but I found one*
Hell with the news, I found something.
A while back I had a chance to shoot a Colt Model M, more commonly known as the Pocket Hammerless, in .32acp. Very nice little pistol. This led to discussion in places about it, and who wanted one, and that there are two models. Well, I went out of town to visit friends over the weekend. And there was a gun show. And in one of those combinations of "If I hadn't done this... I got one.Colt Model M.
The finish is worn silvery, but there's no pitting. The bore is shiny and the action is tight. It was carried a lot and either not fired much, or the owner was careful about cleaning. The grips are aftermarket.
If you're not understanding the emphasis on caliber above, there were a LOT of these pistols made in .32, but a whole lot less in .380; they're harder to find and, consequently, more expensive. Disgustingly so. Which meant that, while I'd seen a couple of them, the prices were on the order of "Yeah, that's going to happen." Except that I lucked out. Hugely. I will not name the price because it would either cause health problems among certain people, or it might cause Tam to say nasty things about me. Or pay me a visit and hurt me. Let's just say that I'm very VERY happy with it.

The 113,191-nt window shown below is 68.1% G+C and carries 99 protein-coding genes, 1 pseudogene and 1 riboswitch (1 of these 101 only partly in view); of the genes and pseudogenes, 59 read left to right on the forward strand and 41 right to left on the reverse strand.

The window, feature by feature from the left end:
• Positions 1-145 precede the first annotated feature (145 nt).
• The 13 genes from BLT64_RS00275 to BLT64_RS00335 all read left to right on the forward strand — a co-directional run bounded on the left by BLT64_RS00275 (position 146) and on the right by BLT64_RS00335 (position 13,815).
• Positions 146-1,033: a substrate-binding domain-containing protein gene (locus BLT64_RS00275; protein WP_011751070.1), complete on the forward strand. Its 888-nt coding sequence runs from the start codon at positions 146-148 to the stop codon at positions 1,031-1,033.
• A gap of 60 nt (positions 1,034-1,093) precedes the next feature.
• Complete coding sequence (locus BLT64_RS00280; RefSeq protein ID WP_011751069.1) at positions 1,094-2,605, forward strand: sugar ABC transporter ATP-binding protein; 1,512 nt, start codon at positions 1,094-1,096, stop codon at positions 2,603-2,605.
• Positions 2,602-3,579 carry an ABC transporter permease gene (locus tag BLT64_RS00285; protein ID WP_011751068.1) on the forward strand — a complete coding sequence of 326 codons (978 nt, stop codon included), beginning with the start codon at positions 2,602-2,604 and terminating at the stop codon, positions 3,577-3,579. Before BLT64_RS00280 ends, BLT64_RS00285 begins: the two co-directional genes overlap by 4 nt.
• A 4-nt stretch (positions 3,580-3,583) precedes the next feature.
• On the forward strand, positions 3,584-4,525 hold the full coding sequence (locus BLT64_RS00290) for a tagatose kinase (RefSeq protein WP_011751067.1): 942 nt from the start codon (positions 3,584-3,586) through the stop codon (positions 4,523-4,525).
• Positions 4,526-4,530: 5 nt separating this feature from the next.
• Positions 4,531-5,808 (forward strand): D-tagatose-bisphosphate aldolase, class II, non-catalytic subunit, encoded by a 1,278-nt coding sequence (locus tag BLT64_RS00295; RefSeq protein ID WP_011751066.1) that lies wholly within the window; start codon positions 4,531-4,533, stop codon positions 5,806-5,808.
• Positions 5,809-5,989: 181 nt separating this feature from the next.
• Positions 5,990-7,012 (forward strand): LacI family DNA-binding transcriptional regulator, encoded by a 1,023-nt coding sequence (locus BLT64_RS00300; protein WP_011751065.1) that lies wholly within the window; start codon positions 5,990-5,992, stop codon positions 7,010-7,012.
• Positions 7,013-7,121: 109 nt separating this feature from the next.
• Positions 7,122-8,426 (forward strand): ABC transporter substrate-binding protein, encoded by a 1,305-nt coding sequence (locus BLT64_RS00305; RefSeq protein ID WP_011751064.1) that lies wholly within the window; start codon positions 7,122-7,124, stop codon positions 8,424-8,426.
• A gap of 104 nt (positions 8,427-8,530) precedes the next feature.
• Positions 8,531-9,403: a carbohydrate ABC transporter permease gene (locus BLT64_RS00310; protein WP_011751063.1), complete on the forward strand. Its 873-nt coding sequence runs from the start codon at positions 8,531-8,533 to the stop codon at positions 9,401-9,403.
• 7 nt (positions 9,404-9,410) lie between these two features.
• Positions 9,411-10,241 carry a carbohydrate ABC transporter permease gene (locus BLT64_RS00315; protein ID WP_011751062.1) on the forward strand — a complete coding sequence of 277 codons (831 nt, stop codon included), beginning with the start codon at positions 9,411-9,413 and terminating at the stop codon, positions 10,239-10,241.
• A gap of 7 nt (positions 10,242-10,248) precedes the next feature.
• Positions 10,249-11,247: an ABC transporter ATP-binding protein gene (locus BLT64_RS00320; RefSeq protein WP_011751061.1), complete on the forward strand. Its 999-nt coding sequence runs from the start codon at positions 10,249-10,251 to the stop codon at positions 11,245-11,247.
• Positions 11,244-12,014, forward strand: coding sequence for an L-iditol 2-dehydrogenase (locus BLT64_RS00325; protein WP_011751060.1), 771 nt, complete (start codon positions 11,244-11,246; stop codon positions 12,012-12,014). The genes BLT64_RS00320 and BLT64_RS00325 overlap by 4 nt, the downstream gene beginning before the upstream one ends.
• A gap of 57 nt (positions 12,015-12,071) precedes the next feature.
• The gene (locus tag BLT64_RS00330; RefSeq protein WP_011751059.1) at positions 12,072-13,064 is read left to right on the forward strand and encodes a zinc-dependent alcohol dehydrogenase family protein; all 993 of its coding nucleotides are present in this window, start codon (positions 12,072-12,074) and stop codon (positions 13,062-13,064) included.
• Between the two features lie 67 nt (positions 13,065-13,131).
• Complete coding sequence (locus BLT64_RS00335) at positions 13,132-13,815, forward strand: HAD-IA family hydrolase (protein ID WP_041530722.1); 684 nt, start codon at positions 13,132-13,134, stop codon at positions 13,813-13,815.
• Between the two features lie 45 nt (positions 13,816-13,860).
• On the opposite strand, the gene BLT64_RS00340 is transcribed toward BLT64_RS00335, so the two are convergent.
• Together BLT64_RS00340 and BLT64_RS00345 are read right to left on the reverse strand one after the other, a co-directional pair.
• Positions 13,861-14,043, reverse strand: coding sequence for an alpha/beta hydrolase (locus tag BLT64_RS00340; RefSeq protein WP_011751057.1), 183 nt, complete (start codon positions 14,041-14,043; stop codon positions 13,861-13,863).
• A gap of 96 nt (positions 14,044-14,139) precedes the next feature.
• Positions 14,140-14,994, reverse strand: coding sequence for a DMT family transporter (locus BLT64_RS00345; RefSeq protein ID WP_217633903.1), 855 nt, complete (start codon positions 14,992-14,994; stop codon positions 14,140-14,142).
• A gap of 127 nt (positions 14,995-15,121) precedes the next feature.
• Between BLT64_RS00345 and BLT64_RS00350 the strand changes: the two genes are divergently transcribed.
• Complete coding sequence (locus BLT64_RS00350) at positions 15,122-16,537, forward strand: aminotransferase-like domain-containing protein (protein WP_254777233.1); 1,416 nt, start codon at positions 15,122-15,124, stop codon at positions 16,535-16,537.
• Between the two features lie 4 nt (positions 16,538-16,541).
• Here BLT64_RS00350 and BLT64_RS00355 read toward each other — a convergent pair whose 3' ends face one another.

That combination of circumstances... I just happened to find out about the show, and we almost didn't go. I almost didn't take any copies of my C&R on the trip. I didn't see that aisle-end display until on the way to the door to leave.
It's currently about to be detail-stripped, cleaned and lubed. After which, in the next few days, it will make a trip to the range. Yes, I have .380 ammo and I'm looking forward to it.
Update: I state that John Browning was a genius; among other things, the simplicity of this design is wonderful. But putting the grip safety/two springs/hammer/thumb safety all back together in proper relation either requires a house brownie to help or an Autobot with extendable manipulators, or extensive use of Bad Language of the type that used to cause your mother thoughts of soap. But it's back together now.
Added: Internally, there was a touch of oil on the sides of the hammer and a trace remaining on the trigger; otherwise, the thing was dry. That's not counting some dried stuff under the trigger/sear spring. Seems to be the usual of most old guns, they've either got a lot of old oil/grease/dust in them, or they're dry. That's not counting milsurps coated with cosmoline, of course. But no sign of rust or pitting on anything inside.
And, like several old auto pistols I've seen, the magazine spring and the bottom of the follower was coated with old grease and lint combined into a layer of yecch.
*Og wanted me to start this "Tam, eat your heart out!" I decided against, because for that she might make the trip here and shoot me.